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Brother Victor-Antoine’s gifts are such that he could easily have a cooking show and be a commercial success. But his humble devotion to his vows means that he only makes enough to live, and no more. The rule of Saint Benedict, by which Brother Victor-Antoine lives, dictates that he charge only as much as the cost of the materials, plus a small amount more to keep the monastery running. “We don’t charge for the time. It’s very time-consuming to make it this way.”
The monastery has regular tables at the Arlington and Millbrook farmers’ markets, and several retailers in the area carry the vinegars, though with a significant markup, and Brother Victor-Antoine hopes to find more retail outlets for his products. For the last few years, he has been the sole monk at the monastery, doing almost everything himself. He does get interns from Vassar every year, who help with office and gardening work, and Ms. Shershin is there weekly, but the effort is principally his own. “We must live from the work of our hands,” he says, though he acknowledges that his profit-free way of doing business is anachronistic in our aggressively capitalist society. But that’s the whole point; the vinegar is both a means and an end. Res ipsa loquitor.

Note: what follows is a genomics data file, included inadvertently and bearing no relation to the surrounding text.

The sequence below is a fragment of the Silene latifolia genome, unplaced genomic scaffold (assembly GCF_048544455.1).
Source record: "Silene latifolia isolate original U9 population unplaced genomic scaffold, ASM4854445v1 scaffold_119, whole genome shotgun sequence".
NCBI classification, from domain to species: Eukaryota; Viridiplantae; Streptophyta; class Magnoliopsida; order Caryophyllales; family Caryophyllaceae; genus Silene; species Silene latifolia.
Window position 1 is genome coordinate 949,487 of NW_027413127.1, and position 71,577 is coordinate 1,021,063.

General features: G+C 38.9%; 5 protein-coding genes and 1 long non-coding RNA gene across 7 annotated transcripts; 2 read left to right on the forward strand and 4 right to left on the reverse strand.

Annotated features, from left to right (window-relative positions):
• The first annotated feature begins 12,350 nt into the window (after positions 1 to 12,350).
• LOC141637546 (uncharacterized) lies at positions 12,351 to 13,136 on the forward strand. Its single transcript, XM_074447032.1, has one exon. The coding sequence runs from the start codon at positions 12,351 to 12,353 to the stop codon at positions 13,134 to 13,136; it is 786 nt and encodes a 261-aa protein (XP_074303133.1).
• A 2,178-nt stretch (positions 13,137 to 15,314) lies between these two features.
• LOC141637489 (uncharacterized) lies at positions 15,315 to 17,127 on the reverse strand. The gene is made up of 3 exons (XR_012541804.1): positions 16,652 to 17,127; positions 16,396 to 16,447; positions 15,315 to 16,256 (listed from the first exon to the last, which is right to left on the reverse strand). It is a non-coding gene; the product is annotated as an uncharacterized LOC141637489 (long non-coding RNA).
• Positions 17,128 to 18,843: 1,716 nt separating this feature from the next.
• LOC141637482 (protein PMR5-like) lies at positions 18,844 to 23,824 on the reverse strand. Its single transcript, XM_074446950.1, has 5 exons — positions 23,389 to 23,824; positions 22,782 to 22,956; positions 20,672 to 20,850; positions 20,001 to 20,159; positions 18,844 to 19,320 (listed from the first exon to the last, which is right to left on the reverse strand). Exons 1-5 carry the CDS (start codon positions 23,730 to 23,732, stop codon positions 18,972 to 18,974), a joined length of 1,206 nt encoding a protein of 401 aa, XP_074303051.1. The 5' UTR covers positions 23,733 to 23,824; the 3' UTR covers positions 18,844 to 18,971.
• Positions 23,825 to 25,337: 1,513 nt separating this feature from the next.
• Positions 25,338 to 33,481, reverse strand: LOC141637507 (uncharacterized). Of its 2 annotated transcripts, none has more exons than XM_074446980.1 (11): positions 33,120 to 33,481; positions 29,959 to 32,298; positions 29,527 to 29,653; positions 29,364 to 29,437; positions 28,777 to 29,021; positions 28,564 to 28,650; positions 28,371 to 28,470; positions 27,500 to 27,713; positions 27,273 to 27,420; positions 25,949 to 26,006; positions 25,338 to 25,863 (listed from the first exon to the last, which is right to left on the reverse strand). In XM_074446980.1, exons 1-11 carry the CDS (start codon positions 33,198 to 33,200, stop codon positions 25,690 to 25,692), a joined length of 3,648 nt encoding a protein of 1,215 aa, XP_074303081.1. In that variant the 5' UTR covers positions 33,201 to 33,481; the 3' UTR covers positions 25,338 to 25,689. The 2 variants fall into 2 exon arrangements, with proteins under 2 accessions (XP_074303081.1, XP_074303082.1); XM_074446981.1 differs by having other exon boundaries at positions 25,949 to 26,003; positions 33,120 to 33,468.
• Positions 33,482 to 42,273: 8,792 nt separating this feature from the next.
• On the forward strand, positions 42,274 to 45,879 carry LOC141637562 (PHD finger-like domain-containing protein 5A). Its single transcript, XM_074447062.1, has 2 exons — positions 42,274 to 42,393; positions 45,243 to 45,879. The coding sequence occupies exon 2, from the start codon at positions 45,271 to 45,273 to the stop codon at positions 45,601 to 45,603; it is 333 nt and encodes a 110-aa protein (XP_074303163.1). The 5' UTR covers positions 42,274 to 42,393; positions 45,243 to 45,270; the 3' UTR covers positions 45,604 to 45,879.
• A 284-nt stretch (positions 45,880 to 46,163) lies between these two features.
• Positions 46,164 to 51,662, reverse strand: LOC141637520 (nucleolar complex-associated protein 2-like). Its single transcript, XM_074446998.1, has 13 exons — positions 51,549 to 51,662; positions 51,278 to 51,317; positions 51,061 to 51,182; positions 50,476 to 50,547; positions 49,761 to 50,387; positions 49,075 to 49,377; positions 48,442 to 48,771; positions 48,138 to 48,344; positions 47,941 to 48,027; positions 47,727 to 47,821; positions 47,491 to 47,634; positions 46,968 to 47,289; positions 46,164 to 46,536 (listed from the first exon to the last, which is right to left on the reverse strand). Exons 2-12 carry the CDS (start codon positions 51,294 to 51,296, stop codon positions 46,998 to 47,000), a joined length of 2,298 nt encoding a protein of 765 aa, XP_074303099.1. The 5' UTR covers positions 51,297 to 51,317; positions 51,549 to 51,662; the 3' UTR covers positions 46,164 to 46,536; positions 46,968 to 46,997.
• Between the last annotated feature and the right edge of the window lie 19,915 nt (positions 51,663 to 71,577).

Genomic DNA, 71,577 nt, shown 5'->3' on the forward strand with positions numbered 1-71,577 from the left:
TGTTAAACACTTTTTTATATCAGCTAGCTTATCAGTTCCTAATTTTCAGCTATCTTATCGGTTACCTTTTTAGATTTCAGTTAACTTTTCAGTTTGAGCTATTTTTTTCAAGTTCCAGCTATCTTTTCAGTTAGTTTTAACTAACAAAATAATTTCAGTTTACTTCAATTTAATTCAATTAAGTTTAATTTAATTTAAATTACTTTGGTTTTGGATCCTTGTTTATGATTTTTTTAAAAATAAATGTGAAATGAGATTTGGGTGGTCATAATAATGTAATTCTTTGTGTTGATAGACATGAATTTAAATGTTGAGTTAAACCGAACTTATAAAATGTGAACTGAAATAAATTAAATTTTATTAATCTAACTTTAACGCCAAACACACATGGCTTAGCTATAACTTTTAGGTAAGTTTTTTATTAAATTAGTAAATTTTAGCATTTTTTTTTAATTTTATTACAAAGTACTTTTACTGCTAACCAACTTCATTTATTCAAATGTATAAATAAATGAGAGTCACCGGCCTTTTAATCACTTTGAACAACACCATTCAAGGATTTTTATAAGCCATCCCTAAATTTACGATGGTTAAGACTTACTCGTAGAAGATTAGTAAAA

Appointments can be made to buy vinegar and other products from Our Lady of the Resurrection Monastery by writing to Brother Victor-Antoine at the address below.